Utterly in tune with her emotional states if not in possession of her logistical needs, Alix is at loose ends with herself, and maybe ripe for distraction.  But it appears to be more than that when she senses an intuitive attraction to a stranger on a train from Calais to Paris that morning.  We’ve seen it before, but it’s the way Bonnell lets it play that counts.  If the part of Alix was written explicitly for Emmanuelle Devos, the same holds for Gabriel Byrne as the stranger, and more precisely, as someone from across the sea.  The AutoStar, through a tunnel under the ocean, terrifies him.  But a curious purpose has brought this Engishman to Paris (it’s the reason he’d prefer to forget the French he once knew when he was teaching at the Sorbonne): the woman he fell for long ago died, because she was “a little too much in love with life,” and he’s there to bury her.  He’s not good at pain, he tells Alix, when we already begin to sense the funeral cortege as a mysterious counterpoint — almost a re-entry — to the passion for life that Alix stirs up in him and herself.

The irony of Just a Sigh is that while Jérôme Bonnell fills the screen with the clamor and color of, quite literally, “one bright summer day,” his perhaps deeper talent is to place us, from dawn to dusk, in the sea of the unconscious.  There a woman, Alix, swims in her longings and desires as she largely “loses herself” — from moment to moment bobbing to the surface of consciousness, but mostly testing the waters as a kind of psychological mermaid who ultimately washes up on her own shore taking her first breath as a fish out of water.  Her “sea” is largely the streets of Paris, where that morning her destiny arrives to lure her into self-discovery, aspiration, conviction, zest for living.  But of course all the while she flirts with that fate, it insists upon her free will.  Life is hers to choose, to make, and Alix’s hesitations, moves, retreats, and affirmations are a sight to behold.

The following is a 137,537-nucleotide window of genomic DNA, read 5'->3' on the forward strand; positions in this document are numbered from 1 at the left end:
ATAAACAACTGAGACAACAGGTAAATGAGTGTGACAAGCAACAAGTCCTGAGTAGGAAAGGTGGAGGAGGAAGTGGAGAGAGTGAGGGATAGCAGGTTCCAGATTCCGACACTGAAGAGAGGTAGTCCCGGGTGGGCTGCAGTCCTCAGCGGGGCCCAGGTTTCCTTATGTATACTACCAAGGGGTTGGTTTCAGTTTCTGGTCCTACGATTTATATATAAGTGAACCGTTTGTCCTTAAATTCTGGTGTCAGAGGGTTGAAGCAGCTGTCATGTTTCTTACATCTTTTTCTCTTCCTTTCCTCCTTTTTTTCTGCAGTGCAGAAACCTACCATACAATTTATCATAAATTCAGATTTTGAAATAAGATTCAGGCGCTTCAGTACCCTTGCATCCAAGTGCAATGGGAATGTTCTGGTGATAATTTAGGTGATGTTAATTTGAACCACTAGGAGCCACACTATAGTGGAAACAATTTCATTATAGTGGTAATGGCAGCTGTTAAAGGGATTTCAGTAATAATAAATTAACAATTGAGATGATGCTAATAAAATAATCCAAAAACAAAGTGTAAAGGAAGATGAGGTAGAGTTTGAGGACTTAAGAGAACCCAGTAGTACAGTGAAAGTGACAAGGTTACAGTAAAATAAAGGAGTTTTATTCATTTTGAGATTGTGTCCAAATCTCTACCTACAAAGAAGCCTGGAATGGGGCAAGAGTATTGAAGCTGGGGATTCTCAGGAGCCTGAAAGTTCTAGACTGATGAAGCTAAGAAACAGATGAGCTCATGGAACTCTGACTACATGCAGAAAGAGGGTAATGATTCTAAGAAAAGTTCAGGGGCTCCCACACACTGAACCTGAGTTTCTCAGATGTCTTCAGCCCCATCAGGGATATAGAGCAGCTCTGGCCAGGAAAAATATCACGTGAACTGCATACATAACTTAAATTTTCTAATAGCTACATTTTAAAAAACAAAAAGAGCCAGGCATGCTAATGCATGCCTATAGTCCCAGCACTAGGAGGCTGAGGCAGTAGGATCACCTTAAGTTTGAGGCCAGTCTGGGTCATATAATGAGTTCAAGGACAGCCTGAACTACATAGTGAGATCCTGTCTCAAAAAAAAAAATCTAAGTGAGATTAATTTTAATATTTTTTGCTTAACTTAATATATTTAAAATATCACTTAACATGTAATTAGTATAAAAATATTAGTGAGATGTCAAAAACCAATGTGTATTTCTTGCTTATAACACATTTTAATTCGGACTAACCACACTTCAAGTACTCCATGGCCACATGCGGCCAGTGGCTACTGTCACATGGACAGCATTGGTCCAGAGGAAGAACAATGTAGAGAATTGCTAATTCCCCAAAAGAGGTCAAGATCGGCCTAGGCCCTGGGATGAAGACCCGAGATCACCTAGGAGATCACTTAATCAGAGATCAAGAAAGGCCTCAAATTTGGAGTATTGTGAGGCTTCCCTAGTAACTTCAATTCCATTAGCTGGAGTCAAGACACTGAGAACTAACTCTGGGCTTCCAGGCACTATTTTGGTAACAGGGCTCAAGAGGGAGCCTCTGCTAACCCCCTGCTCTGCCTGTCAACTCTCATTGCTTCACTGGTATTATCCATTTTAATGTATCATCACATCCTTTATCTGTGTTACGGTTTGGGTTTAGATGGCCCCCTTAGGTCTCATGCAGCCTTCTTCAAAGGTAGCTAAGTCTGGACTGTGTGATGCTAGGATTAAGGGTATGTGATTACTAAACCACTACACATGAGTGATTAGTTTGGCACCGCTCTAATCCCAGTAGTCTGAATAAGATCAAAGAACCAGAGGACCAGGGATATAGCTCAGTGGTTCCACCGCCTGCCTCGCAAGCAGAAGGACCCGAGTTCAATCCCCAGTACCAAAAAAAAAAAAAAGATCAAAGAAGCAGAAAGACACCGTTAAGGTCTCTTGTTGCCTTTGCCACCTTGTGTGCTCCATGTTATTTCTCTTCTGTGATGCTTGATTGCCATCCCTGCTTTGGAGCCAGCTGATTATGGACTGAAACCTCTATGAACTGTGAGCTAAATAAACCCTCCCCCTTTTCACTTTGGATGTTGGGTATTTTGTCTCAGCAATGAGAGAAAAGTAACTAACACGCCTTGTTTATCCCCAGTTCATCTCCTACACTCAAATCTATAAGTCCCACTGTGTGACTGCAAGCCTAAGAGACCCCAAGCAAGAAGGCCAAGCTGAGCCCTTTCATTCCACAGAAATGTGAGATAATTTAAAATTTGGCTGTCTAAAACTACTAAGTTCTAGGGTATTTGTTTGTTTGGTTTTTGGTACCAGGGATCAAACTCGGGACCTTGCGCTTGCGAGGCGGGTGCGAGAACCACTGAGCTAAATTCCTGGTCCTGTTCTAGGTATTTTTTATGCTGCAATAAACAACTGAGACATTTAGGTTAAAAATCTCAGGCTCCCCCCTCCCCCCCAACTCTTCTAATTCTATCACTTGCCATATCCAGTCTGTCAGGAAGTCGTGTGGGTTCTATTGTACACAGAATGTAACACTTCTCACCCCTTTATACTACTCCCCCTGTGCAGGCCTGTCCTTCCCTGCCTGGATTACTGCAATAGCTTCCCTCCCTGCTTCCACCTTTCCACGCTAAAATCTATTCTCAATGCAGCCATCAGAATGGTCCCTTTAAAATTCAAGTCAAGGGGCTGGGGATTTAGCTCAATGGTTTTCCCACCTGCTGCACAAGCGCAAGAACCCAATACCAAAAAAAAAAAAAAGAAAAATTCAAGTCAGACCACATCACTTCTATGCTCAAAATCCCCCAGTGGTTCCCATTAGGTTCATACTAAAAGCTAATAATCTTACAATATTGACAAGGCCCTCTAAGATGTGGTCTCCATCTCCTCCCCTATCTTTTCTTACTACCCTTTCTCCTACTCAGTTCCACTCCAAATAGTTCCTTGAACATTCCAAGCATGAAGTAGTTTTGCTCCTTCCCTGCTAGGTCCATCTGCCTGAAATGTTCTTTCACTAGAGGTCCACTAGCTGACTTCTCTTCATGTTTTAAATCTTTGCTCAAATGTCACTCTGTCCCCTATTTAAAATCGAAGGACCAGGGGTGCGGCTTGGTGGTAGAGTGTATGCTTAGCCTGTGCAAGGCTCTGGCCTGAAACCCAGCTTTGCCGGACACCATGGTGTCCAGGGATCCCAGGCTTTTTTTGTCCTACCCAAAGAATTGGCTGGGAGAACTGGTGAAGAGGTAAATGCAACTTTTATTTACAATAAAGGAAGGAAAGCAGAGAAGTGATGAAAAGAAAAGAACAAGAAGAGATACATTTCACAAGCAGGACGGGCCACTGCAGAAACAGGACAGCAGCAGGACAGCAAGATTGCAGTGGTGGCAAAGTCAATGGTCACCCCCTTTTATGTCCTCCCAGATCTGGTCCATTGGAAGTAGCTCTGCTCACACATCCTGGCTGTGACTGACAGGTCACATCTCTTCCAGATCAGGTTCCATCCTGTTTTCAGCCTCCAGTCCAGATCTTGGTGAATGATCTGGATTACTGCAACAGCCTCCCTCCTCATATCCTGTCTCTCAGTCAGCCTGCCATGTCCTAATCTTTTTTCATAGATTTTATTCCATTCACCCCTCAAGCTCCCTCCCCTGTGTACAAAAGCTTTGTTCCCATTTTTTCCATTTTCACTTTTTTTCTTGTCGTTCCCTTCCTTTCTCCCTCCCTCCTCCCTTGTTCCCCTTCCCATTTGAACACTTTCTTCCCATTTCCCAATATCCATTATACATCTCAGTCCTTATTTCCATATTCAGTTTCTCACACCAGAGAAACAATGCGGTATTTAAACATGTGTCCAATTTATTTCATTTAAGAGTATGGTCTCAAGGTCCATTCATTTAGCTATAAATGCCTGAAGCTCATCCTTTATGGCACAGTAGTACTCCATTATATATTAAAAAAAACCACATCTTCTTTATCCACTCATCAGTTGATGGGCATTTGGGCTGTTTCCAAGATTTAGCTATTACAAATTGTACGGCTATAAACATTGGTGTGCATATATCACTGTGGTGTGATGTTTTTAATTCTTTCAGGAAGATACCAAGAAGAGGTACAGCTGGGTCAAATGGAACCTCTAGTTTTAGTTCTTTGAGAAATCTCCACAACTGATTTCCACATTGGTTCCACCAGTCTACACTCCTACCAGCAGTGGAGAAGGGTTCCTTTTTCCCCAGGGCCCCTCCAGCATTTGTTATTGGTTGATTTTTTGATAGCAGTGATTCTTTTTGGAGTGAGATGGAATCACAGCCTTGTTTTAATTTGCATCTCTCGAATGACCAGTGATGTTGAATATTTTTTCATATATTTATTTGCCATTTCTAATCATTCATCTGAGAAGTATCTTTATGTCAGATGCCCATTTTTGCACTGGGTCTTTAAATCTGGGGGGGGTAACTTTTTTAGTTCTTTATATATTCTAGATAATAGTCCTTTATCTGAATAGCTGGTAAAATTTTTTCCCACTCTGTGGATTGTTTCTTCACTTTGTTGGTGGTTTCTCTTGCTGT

The vibrant spaces of this city of love surround her as Bonnell opens the frame with the Latin and African beats of street parades and café dancing, and the long, ground-anchored horns of Alpine dwellers, and even the harmonies of a female “barbershop quartet”— the “Sea Girls”!  Yet these celebrations are interspersed with off-screen orchestral and choral interludes of Vivaldi, Mozart, and Verdi, as if from the heavens above.  Remote forces encroach upon Alix (she says she doesn’t believe in God but “in gods — they’re all over”) in tension with relentless interruptions of the immediate (bystanders are forever intruding upon her attempts at intimacy with her “stranger”). A cacophony of tones and styles?  Hardly.  Rather they collide in amazingly fresh and witty ways to deliver a special character point of view as it shifts in real time like clouds, moods, or looks in the mirror.

Such a delicate task, then, for pursuing this new kind of “adventure” already veiled in romance.  Indeed, the original name of the film is Le temp de l’aventure, the latter word in French suggesting a love affair, but the beginning of the title sets the emotional register as one of time.  The clock is ticking for Alix, on more levels than one.

In a letter at the time of writing The Lady from the Sea, Henrik Ibsen reflected,

“We ought to avail ourselves to the sea, building floating cities on it so that we can move southward or northward according to the time of year.  …Some such happy state will come one day, though we shall not live to see it.”